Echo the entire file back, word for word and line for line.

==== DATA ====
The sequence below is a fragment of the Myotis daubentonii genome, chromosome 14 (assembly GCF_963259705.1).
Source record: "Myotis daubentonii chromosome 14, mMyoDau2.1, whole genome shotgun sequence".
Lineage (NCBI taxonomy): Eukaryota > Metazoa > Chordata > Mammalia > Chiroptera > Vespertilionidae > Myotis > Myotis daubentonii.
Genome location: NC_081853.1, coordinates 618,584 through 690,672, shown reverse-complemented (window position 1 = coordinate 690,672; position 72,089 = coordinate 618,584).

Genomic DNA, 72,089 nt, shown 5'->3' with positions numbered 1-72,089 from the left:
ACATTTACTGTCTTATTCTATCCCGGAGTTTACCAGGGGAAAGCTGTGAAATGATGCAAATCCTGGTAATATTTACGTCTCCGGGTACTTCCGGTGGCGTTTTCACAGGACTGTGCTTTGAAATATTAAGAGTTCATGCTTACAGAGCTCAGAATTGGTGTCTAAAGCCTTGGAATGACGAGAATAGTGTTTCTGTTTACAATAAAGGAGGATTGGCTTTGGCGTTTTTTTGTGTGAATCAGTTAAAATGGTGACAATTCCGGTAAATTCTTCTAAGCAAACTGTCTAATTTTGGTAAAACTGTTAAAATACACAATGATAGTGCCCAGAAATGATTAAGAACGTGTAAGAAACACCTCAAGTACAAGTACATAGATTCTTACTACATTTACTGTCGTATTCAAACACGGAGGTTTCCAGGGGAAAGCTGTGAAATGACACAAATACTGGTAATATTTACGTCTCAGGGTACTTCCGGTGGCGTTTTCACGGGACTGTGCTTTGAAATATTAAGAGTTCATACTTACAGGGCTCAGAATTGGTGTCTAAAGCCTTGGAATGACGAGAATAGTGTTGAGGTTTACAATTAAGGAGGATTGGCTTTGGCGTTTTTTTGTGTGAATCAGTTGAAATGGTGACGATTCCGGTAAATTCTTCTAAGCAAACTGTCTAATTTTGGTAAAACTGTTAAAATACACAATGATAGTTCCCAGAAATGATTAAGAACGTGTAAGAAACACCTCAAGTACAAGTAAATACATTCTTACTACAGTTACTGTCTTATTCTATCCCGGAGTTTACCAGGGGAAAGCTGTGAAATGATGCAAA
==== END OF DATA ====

The sequence below is a fragment of the Myotis daubentonii genome, chromosome 14 (assembly GCF_963259705.1).
Source record: "Myotis daubentonii chromosome 14, mMyoDau2.1, whole genome shotgun sequence".
Lineage (NCBI taxonomy): Eukaryota > Metazoa > Chordata > Mammalia > Chiroptera > Vespertilionidae > Myotis > Myotis daubentonii.
Genome location: NC_081853.1, coordinates 618,584 through 690,672, shown reverse-complemented (window position 1 = coordinate 690,672; position 72,089 = coordinate 618,584).

Genomic DNA, 72,089 nt, shown 5'->3' with positions numbered 1-72,089 from the left:
ACATTTACTGTCTTATTCTATCCCGGAGTTTACCAGGGGAAAGCTGTGAAATGATGCAAATCCTGGTAATATTTACGTCTCCGGGTACTTCCGGTGGCGTTTTCACAGGACTGTGCTTTGAAATATTAAGAGTTCATGCTTACAGAGCTCAGAATTGGTGTCTAAAGCCTTGGAATGACGAGAATAGTGTTTCTGTTTACAATAAAGGAGGATTGGCTTTGGCGTTTTTTTGTGTGAATCAGTTAAAATGGTGACAATTCCGGTAAATTCTTCTAAGCAAACTGTCTAATTTTGGTAAAACTGTTAAAATACACAATGATAGTGCCCAGAAATGATTAAGAACGTGTAAGAAACACCTCAAGTACAAGTACATAGATTCTTACTACATTTACTGTCGTATTCAAACACGGAGGTTTCCAGGGGAAAGCTGTGAAATGACACAAATACTGGTAATATTTACGTCTCAGGGTACTTCCGGTGGCGTTTTCACGGGACTGTGCTTTGAAATATTAAGAGTTCATACTTACAGGGCTCAGAATTGGTGTCTAAAGCCTTGGAATGACGAGAATAGTGTTGAGGTTTACAATTAAGGAGGATTGGCTTTGGCGTTTTTTTGTGTGAATCAGTTGAAATGGTGACGATTCCGGTAAATTCTTCTAAGCAAACTGTCTAATTTTGGTAAAACTGTTAAAATACACAATGATAGTTCCCAGAAATGATTAAGAACGTGTAAGAAACACCTCAAGTACAAGTAAATACATTCTTACTACAGTTACTGTCTTATTCTATCCCGGAGTTTACCAGGGGAAAGCTGTGAAATGATGCAAA